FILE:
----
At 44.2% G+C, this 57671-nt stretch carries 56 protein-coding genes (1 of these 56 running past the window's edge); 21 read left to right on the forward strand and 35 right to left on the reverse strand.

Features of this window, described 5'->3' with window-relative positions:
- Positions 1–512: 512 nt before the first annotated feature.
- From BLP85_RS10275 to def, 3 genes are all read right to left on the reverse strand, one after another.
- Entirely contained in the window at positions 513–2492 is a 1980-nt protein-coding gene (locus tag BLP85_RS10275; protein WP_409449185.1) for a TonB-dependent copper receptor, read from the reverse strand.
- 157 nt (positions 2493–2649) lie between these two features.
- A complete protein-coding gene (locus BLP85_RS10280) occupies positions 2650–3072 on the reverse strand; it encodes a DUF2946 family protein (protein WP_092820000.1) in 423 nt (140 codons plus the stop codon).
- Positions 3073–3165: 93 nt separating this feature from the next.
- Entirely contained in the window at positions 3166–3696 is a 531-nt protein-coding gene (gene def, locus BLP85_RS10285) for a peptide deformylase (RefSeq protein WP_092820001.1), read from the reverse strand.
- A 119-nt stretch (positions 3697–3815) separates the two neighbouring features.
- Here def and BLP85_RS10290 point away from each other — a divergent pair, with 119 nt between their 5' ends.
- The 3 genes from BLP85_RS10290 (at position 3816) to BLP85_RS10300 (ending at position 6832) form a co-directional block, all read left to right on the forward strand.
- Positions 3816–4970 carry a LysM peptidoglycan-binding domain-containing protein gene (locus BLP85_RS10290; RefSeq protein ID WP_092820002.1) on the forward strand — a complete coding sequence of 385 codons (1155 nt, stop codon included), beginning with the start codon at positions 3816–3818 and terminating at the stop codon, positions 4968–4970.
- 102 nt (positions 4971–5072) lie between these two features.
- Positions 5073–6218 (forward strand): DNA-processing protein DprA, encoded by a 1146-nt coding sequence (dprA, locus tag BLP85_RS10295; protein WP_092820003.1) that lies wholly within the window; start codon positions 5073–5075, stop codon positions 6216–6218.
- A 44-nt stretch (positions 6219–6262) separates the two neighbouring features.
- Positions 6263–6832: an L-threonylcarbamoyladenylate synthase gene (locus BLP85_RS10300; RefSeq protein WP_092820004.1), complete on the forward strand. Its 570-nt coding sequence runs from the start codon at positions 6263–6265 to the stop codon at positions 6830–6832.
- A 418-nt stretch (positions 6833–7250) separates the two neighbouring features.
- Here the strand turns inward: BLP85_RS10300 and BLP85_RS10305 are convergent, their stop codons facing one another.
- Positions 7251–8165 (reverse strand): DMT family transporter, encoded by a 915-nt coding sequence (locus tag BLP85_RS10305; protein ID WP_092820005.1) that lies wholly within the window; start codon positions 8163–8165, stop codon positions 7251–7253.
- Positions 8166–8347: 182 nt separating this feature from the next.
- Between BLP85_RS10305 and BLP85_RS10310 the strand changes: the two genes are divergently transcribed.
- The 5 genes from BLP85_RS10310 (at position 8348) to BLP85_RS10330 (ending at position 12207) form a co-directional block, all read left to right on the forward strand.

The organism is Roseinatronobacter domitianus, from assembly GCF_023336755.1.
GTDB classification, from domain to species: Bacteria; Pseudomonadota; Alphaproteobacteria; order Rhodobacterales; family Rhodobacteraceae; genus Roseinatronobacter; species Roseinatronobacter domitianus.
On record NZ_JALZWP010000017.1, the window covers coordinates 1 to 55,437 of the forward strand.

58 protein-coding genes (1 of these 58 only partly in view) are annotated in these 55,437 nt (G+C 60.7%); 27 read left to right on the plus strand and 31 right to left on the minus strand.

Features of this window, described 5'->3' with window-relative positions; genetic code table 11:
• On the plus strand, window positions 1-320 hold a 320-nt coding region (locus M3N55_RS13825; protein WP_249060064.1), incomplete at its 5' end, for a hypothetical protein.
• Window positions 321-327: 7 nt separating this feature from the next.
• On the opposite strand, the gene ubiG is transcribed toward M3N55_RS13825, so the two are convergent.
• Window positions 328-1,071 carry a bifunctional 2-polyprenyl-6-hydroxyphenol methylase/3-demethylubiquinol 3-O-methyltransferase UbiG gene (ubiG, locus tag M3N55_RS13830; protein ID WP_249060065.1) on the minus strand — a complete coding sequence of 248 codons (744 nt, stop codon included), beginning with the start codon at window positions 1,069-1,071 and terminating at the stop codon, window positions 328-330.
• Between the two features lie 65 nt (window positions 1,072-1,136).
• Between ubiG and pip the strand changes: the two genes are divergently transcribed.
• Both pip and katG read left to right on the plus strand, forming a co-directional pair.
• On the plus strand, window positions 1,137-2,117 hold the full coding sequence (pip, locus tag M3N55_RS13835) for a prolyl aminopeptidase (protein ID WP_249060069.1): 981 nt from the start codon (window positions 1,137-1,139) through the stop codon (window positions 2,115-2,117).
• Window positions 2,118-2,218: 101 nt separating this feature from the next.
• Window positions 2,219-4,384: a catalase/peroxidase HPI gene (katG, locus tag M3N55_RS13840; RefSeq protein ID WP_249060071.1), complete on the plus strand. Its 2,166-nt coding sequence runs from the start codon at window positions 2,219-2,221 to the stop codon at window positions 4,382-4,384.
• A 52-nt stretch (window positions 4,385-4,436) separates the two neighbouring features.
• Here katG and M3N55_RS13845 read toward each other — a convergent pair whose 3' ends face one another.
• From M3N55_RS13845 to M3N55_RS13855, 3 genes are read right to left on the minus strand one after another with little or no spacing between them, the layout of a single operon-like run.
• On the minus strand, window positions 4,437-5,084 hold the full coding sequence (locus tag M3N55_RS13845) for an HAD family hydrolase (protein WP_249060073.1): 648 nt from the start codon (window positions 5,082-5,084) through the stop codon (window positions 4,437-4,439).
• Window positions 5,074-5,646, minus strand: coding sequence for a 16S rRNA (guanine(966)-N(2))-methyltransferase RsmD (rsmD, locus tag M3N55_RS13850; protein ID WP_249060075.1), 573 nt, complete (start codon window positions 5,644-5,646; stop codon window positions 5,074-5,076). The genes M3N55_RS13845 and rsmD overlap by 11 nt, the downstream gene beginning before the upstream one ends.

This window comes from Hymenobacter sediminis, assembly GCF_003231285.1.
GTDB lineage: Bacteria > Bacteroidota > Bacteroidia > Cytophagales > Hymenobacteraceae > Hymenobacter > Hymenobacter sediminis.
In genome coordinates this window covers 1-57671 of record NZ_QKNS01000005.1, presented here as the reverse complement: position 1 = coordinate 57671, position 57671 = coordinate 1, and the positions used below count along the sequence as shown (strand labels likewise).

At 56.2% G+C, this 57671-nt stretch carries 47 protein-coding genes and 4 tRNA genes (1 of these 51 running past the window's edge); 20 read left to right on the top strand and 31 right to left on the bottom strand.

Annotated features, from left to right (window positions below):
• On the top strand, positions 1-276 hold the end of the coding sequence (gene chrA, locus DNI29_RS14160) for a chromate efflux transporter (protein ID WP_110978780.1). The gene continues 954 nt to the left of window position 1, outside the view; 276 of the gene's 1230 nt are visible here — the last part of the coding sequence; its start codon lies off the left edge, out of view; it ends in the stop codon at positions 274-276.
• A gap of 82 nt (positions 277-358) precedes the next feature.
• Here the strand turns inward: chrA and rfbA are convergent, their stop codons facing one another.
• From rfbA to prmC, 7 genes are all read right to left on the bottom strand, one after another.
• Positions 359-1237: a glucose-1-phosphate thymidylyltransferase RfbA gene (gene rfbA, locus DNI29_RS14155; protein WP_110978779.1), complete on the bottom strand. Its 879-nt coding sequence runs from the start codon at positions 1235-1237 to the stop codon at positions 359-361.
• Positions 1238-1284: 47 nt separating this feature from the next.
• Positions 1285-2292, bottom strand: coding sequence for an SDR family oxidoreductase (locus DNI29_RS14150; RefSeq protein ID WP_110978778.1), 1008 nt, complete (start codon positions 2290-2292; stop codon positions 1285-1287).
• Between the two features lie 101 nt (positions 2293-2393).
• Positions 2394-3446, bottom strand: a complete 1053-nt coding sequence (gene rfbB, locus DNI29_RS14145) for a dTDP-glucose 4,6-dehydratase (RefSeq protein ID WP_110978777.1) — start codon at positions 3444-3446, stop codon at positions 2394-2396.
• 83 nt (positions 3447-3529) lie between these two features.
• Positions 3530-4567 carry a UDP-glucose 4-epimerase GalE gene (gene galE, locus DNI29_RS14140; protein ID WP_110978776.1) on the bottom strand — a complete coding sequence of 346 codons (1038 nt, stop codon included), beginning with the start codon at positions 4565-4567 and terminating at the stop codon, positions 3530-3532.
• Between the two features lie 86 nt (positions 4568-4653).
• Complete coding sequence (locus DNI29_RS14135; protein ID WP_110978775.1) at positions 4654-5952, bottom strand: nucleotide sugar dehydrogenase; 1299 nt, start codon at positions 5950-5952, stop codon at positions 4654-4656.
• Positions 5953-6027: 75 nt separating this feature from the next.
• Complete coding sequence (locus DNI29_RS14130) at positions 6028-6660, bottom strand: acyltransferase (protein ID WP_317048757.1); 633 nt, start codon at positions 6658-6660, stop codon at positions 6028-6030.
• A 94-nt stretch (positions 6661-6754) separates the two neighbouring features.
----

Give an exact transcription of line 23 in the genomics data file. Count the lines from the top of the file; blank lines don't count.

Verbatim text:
- The 5 genes from BLP85_RS10310 (at position 8348) to BLP85_RS10330 (ending at position 12207) form a co-directional block, all read left to right on the forward strand.